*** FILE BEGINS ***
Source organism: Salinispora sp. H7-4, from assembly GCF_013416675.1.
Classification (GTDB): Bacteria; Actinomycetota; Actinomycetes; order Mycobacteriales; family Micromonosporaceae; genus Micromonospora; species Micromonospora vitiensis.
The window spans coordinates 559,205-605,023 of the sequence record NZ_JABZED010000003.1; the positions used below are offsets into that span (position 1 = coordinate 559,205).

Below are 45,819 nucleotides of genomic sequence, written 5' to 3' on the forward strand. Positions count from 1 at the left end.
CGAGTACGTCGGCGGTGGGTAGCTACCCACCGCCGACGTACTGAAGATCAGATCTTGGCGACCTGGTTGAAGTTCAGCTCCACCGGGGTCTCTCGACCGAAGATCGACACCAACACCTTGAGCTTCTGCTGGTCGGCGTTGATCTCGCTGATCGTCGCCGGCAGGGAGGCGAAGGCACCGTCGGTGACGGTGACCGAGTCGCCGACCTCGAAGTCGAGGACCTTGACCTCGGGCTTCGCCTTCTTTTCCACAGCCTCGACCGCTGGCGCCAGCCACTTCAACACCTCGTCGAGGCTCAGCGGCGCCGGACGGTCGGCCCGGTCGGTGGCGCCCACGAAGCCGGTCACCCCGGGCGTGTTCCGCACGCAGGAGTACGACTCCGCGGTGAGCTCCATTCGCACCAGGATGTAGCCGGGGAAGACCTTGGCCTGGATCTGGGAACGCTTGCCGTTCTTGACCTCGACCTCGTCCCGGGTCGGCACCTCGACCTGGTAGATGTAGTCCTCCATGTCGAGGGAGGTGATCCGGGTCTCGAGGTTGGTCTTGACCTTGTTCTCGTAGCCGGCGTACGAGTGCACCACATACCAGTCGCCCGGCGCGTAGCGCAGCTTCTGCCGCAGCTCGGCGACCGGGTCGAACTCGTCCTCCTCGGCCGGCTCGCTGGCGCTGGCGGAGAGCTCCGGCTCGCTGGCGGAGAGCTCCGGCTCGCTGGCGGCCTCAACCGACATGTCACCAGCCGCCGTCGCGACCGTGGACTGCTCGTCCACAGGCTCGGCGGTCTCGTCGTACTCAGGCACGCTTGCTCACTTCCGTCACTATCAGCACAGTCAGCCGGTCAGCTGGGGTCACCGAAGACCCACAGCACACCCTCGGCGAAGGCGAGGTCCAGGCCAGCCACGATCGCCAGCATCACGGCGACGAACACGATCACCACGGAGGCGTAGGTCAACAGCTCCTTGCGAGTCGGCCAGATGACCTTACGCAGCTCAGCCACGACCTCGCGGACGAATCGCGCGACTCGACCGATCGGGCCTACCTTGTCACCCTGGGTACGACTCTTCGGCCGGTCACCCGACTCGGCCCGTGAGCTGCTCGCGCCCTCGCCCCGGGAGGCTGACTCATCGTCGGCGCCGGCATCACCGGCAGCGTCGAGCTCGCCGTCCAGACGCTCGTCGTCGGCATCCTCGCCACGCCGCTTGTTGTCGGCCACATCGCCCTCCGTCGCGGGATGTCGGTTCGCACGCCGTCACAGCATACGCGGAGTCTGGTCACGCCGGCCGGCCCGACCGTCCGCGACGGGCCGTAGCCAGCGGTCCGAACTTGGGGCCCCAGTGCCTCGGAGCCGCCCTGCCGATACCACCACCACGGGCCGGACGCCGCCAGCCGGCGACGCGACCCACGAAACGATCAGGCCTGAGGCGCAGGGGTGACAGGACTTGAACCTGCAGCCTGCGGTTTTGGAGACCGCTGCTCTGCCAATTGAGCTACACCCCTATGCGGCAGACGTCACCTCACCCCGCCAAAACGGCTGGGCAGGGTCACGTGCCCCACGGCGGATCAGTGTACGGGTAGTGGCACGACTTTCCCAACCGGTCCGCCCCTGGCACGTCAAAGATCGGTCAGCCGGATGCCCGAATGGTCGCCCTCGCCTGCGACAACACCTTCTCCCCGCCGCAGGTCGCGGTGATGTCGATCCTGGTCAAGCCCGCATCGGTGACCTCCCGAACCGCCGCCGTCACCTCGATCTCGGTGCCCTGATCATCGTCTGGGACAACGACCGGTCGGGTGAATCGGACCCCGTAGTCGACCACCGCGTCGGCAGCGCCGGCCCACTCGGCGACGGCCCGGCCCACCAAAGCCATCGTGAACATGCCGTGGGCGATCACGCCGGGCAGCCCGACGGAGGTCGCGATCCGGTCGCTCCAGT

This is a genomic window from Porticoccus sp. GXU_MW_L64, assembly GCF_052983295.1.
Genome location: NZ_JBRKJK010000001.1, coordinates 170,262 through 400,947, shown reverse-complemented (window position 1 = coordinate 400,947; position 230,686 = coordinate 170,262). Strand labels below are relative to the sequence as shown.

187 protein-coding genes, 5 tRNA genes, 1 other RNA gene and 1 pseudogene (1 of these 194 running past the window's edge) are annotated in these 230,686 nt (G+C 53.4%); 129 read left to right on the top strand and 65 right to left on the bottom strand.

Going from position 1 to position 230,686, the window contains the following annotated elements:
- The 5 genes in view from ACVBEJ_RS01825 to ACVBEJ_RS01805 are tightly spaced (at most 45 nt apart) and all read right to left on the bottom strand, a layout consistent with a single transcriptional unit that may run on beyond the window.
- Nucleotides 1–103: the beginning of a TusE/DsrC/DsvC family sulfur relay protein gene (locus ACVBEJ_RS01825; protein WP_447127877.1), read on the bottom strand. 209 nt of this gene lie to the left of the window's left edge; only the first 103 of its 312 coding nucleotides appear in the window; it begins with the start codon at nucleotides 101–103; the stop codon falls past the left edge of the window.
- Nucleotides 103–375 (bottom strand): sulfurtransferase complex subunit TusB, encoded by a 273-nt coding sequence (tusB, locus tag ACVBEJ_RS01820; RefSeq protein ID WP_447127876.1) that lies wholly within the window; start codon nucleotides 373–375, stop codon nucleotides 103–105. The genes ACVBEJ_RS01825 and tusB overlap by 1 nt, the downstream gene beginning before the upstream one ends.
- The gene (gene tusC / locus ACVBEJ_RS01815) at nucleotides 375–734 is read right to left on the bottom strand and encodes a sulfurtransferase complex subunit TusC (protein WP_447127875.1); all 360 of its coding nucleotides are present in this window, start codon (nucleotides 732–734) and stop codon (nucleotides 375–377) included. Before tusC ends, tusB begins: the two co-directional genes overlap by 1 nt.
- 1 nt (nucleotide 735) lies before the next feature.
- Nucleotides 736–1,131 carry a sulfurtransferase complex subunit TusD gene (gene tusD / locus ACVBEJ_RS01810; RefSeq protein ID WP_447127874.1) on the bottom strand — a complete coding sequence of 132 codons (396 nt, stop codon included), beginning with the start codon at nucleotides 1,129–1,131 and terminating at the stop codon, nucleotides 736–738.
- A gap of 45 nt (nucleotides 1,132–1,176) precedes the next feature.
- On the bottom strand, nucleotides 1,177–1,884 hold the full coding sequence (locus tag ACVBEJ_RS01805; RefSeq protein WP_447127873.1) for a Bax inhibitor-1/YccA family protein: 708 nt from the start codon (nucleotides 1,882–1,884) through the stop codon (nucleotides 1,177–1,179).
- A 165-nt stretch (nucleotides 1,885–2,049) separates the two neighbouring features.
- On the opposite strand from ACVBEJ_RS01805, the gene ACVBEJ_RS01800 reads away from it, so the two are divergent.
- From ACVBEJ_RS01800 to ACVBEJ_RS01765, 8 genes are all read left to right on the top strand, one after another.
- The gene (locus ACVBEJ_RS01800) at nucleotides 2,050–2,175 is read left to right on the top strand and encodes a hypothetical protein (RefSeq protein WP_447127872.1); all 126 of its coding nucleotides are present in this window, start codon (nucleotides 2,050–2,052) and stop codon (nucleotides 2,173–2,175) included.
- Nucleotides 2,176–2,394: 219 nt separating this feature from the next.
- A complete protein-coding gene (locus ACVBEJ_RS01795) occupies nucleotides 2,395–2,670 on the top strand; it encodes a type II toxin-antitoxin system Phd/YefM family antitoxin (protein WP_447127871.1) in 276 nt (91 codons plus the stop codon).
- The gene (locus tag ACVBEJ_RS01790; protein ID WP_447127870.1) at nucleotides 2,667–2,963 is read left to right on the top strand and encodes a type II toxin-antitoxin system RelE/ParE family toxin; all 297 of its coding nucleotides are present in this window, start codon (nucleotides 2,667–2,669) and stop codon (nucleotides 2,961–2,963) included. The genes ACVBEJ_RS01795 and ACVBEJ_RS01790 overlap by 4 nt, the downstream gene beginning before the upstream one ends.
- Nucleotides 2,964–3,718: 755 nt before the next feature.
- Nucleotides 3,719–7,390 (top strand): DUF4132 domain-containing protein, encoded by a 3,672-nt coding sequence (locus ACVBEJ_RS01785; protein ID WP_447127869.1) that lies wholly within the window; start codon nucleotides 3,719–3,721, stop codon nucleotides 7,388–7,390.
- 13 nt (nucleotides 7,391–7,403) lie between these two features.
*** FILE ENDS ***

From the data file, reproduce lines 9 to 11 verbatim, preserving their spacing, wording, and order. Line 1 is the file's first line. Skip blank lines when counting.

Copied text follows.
Going from position 1 to position 230,686, the window contains the following annotated elements:
- The 5 genes in view from ACVBEJ_RS01825 to ACVBEJ_RS01805 are tightly spaced (at most 45 nt apart) and all read right to left on the bottom strand, a layout consistent with a single transcriptional unit that may run on beyond the window.
- Nucleotides 1–103: the beginning of a TusE/DsrC/DsvC family sulfur relay protein gene (locus ACVBEJ_RS01825; protein WP_447127877.1), read on the bottom strand. 209 nt of this gene lie to the left of the window's left edge; only the first 103 of its 312 coding nucleotides appear in the window; it begins with the start codon at nucleotides 101–103; the stop codon falls past the left edge of the window.